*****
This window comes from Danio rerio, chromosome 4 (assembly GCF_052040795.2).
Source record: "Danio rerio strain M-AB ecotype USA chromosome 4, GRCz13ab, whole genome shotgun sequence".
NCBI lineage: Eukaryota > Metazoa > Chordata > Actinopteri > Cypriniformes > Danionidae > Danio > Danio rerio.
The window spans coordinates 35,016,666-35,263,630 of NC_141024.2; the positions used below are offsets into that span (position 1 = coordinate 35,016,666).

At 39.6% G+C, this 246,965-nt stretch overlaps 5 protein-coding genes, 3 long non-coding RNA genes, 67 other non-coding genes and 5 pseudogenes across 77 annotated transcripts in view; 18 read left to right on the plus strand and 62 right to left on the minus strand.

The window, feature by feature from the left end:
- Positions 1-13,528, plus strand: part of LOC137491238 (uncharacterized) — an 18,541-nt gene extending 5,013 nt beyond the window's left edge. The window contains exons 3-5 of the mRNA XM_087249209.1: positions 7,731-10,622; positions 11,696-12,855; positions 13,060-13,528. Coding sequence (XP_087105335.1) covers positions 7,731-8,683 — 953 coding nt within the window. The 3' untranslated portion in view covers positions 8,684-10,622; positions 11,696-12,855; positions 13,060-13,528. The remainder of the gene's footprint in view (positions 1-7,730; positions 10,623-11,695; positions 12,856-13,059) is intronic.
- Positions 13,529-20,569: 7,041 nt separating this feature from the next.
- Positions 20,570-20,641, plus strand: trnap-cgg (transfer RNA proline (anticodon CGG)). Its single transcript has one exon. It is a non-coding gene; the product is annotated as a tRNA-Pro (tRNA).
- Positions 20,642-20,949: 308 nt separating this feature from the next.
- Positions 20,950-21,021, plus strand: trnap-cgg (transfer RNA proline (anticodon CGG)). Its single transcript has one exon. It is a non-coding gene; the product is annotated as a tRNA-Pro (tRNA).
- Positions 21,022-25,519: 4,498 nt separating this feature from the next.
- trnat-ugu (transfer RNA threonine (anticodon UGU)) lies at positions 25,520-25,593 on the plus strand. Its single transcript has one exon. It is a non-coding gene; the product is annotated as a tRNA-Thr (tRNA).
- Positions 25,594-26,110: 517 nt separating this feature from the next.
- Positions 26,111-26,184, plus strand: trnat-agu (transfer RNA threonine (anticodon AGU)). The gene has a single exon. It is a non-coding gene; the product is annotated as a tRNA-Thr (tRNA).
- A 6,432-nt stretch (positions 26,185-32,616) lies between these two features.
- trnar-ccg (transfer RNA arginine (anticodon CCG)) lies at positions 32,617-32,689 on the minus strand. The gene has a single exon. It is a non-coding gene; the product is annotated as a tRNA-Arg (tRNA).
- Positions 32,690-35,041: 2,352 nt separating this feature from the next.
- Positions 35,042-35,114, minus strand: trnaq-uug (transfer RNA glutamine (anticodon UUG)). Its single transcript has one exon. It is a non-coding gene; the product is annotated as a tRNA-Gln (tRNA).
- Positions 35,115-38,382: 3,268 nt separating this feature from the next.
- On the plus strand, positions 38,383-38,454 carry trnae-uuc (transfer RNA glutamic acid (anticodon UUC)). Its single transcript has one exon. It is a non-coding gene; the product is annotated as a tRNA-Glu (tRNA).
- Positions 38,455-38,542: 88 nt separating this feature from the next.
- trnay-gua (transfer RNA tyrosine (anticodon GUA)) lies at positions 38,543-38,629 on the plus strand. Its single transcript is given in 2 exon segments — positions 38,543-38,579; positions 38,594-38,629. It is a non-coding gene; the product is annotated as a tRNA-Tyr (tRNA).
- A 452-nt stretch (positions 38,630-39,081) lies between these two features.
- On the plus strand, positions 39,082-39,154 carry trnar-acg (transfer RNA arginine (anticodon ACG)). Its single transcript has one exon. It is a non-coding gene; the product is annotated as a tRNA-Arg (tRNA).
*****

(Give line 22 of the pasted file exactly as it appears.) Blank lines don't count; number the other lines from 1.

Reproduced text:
- Positions 38,455-38,542: 88 nt separating this feature from the next.